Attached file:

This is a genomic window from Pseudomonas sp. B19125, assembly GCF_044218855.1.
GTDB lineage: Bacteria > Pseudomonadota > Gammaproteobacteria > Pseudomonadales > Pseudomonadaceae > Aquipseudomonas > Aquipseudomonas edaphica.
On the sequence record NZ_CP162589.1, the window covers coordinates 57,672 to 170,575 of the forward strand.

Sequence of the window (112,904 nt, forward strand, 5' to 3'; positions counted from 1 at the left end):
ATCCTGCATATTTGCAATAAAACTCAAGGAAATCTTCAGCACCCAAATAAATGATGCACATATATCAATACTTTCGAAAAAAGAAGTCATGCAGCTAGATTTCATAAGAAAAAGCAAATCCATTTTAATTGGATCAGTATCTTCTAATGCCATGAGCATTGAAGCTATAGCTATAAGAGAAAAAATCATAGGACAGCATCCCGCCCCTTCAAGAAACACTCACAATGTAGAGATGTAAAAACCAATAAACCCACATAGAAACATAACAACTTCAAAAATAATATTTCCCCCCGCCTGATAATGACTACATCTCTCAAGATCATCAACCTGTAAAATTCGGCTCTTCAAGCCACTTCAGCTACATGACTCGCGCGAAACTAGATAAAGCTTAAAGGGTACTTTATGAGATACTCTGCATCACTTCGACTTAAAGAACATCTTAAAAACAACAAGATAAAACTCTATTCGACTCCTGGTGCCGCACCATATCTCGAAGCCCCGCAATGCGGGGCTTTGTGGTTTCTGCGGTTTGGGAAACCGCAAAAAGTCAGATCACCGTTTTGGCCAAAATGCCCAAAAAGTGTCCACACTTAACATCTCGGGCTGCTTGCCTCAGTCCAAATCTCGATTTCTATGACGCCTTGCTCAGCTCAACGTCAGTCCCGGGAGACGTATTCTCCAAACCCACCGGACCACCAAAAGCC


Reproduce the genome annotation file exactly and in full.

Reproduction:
This is a genomic window from Pseudomonas sp. B19125, assembly GCF_044218855.1.
GTDB lineage: Bacteria > Pseudomonadota > Gammaproteobacteria > Pseudomonadales > Pseudomonadaceae > Aquipseudomonas > Aquipseudomonas edaphica.
On the sequence record NZ_CP162589.1, the window covers coordinates 57,672 to 170,575 of the forward strand.

Sequence of the window (112,904 nt, forward strand, 5' to 3'; positions counted from 1 at the left end):
ATCCTGCATATTTGCAATAAAACTCAAGGAAATCTTCAGCACCCAAATAAATGATGCACATATATCAATACTTTCGAAAAAAGAAGTCATGCAGCTAGATTTCATAAGAAAAAGCAAATCCATTTTAATTGGATCAGTATCTTCTAATGCCATGAGCATTGAAGCTATAGCTATAAGAGAAAAAATCATAGGACAGCATCCCGCCCCTTCAAGAAACACTCACAATGTAGAGATGTAAAAACCAATAAACCCACATAGAAACATAACAACTTCAAAAATAATATTTCCCCCCGCCTGATAATGACTACATCTCTCAAGATCATCAACCTGTAAAATTCGGCTCTTCAAGCCACTTCAGCTACATGACTCGCGCGAAACTAGATAAAGCTTAAAGGGTACTTTATGAGATACTCTGCATCACTTCGACTTAAAGAACATCTTAAAAACAACAAGATAAAACTCTATTCGACTCCTGGTGCCGCACCATATCTCGAAGCCCCGCAATGCGGGGCTTTGTGGTTTCTGCGGTTTGGGAAACCGCAAAAAGTCAGATCACCGTTTTGGCCAAAATGCCCAAAAAGTGTCCACACTTAACATCTCGGGCTGCTTGCCTCAGTCCAAATCTCGATTTCTATGACGCCTTGCTCAGCTCAACGTCAGTCCCGGGAGACGTATTCTCCAAACCCACCGGACCACCAAAAGCC